As a child, I took piano lessons and had to memorize music for recitals. For me, that required a lot of time, effort, and discipline. Some people excel in sports. They must be disciplined, and work very hard to be in proper condition and master the fundamentals of their sport. One of my medical doctors told me he shows up to work to practice every day, referring to the “practice” of medicine.
In Philippians 2:12-13 Paul writes
12 … work out your salvation with fear and trembling; 13 for it is God who is at work in you, both to will and to work for His good pleasure.
Once we are saved, Paul says we have to work it out - put into practice all that God expects and demands from those He has saved.
If we want to excel in music, sports, or any endeavor, success largely depends on our knowledge, skills, strength, and determination. In working out our salvation, while we have to “want to,” the strength to do it must come from God. We have to admit that, in ourselves, we simply don’t have what it takes.
According to V. 13, God gives us the desire to please Him and then He works in us to accomplish what will please Him.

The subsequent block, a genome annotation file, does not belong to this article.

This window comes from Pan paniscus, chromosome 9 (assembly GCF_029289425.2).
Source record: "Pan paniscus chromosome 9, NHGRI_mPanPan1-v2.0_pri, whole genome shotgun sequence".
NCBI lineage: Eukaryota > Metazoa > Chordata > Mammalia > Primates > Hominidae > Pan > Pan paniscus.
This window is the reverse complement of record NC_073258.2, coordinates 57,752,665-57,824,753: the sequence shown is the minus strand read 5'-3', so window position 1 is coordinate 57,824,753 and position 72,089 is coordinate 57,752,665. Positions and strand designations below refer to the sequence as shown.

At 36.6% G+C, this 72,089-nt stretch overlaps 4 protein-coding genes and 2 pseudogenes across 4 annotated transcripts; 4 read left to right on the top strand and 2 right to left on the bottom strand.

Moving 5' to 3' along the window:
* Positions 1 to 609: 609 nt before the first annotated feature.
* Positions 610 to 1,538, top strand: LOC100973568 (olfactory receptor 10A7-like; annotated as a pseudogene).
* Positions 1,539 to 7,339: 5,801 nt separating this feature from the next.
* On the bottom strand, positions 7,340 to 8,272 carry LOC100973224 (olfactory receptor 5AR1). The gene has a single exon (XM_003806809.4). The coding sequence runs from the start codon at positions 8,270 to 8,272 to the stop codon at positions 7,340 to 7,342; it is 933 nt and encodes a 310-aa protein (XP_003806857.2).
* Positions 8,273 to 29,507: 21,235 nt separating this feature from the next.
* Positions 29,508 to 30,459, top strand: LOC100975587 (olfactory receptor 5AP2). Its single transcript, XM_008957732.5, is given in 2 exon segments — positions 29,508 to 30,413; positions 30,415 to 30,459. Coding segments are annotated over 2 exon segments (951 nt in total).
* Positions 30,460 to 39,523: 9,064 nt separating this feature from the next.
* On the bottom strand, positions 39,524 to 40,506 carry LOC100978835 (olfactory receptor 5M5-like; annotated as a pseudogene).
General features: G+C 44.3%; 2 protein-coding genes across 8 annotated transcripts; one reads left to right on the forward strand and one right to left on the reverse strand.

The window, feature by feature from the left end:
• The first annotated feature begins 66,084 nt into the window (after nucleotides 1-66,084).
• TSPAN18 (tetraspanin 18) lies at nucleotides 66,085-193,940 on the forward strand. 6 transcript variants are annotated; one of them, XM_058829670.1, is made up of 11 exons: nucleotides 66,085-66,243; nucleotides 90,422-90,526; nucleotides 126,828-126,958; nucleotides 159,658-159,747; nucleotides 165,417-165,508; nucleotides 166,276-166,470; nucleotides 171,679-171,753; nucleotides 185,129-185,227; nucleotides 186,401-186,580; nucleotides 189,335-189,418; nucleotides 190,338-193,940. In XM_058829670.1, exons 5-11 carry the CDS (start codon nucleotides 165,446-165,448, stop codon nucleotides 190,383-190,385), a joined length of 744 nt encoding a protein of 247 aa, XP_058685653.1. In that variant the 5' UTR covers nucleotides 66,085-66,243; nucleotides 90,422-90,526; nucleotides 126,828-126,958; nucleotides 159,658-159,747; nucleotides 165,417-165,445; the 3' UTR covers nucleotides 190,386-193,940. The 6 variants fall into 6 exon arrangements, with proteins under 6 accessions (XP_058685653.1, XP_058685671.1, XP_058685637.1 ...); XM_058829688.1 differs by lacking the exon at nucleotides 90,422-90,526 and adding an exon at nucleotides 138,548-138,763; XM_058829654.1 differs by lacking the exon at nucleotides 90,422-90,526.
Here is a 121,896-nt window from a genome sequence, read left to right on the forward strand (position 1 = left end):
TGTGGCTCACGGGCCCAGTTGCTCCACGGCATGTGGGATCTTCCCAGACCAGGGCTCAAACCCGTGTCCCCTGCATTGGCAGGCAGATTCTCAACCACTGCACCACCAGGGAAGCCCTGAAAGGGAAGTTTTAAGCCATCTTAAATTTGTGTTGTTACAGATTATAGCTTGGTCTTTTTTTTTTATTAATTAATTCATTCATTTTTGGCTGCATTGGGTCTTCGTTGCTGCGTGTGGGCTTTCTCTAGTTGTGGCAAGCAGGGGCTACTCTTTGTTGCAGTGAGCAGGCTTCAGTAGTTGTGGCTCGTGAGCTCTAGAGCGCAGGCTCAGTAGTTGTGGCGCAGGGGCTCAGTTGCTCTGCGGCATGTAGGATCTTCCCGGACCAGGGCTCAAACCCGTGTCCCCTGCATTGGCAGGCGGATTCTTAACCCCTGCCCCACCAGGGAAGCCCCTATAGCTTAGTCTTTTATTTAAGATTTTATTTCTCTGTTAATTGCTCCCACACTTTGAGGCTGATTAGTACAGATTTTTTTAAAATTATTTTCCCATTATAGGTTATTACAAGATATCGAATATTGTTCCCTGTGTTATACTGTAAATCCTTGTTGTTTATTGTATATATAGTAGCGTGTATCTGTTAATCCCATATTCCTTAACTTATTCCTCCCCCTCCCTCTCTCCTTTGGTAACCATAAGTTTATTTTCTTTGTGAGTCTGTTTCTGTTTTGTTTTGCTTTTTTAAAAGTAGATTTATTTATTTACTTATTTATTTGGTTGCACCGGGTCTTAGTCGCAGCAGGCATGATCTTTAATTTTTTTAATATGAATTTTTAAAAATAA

Paul comes at this another way in his prayer for believers in Ephesus. I believe that Paul’s request for them is also God’s desire for us today.
In Ephesians 3:16c - 17a, Paul prayed for them
"…to be strengthened with power through His Spirit in the inner man, so that Christ may dwell in your hearts through faith….”
“To be strengthened” is in the passive voice = the Ephesian believers would be acted upon by Someone else to strengthen them. They were not to strengthen themselves, but to be strengthened by The Holy Spirit, who dwelled in them.
While we have to “want to” we can never work up the strength in ourselves to live a life pleasing to God. We must submit ourselves to Christ as Lord and ask God for the strength needed to obey and please Him.
The result of being strengthened by God is that “Christ may dwell in your hearts through faith.” The Ephesians were already believers, so Christ already lived in their hearts. What did Paul mean?
“Dwell” in the Greek is a combination of two words. One means “down.” The other means “to live in as in a home.” The verb speaks of an action that is finally, at last, completed. One Greek scholar translates it this way: "that the Christ might finally settle down and feel completely at home in your hearts through your faith.”
To the degree that we are strengthened by the indwelling Holy Spirit, we will obey God’s commands and live the Christian life as He intends. To the degree that this happens, Jesus will feel more and more at home in our lives.
This leads us to a sobering, and troubling question: “Do my thoughts, words, or actions make Jesus not feel completely at home in my life and break His heart?”